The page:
The Economic Impacts of Terrorist Attacks
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The Economic Impacts of Terrorist Attacks

Edited by Harry W. Richardson, Peter Gordon and James E. Moore II

Focussing on the economics of terrorism in the post 9/11 world, this book brings together original research based on the collaborative efforts of leading economists and planners. The authoritative and expert contributors use a variety of methodological approaches and apply them to different types of terrorist attacks (on airports, highways, seaports, electric power infrastructure, for example).
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Chapter 15: The Transportation Implications of a Terrorist Attack on Seattle’s Highway Network

Chang-Hee Christine Bae, Larry Blain and Alon Bassok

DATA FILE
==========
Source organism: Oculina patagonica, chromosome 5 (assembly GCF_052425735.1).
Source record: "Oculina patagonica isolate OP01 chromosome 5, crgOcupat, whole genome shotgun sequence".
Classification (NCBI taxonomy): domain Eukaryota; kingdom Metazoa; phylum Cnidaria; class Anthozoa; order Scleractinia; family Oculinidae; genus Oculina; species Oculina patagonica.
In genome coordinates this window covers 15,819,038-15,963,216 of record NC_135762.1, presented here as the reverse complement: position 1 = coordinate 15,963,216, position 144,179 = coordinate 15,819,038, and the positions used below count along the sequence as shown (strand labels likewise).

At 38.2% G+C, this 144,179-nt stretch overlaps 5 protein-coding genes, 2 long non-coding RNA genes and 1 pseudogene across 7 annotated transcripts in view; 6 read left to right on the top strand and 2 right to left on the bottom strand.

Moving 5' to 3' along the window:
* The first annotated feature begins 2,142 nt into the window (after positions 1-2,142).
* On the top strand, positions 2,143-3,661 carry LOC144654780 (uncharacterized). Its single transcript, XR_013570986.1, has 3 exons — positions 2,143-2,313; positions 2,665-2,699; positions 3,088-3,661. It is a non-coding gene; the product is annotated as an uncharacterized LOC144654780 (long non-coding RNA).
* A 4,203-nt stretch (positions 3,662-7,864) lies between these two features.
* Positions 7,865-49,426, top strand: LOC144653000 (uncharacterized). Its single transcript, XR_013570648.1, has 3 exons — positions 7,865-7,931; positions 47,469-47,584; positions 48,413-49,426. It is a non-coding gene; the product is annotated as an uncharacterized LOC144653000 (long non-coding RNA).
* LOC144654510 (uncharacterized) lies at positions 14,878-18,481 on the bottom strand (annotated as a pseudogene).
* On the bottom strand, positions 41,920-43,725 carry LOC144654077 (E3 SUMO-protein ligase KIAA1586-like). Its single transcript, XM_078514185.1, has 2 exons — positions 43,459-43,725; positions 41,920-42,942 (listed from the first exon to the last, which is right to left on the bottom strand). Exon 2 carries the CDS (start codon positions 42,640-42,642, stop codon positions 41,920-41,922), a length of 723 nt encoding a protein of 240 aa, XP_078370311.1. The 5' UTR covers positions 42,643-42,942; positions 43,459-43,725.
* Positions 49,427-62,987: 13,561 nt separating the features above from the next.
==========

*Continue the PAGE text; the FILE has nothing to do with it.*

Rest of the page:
Chang-Hee Christine Bae, Larry Blain and Alon Bassok INTRODUCTION The range of potential terrorist attacks on targets in the United States is very wide, and predictability by location and type is even less than for natural disasters. Many, if not most, potential attacks can be divided into three categories: symbolic targets, infrastructure destruction, and antipersonnel. Some attacks would include all three, such as 9/11 itself. This chapter examines an infrastructure attack in the Seattle metropolitan region (more specifically, the four counties – King, Pierce, Snohomish and Kitsap – covered by the Puget Sound Regional Council, Seattle’s Metropolitan Planning Organization). An obvious symbolic attack would be to bring down the Space Needle, the 520-foot tower built as part of the 1962 World Fair. However the direct economic impact of such an attack would be very small, although there might be indirect economic effects in the form of deterred investment. A pinpointed attack on infrastructure, especially transportation infrastructure, on the other hand, could have devastating consequences. Primary reasons are the characteristics of Seattle’s topography, the current state of the transportation network, and the fact that the road network is already very congested, especially in peak hours. The Puget Sound metropolitan region has great natural beauty, but its lakes, forests, hills and nearby mountains interfere with the smooth flow of transportation. To make matters worse, the State of Washington has, over many decades, underinvested in highways as a matter of public policy. Among large metropolitan areas, the Puget Sound Region has an average...

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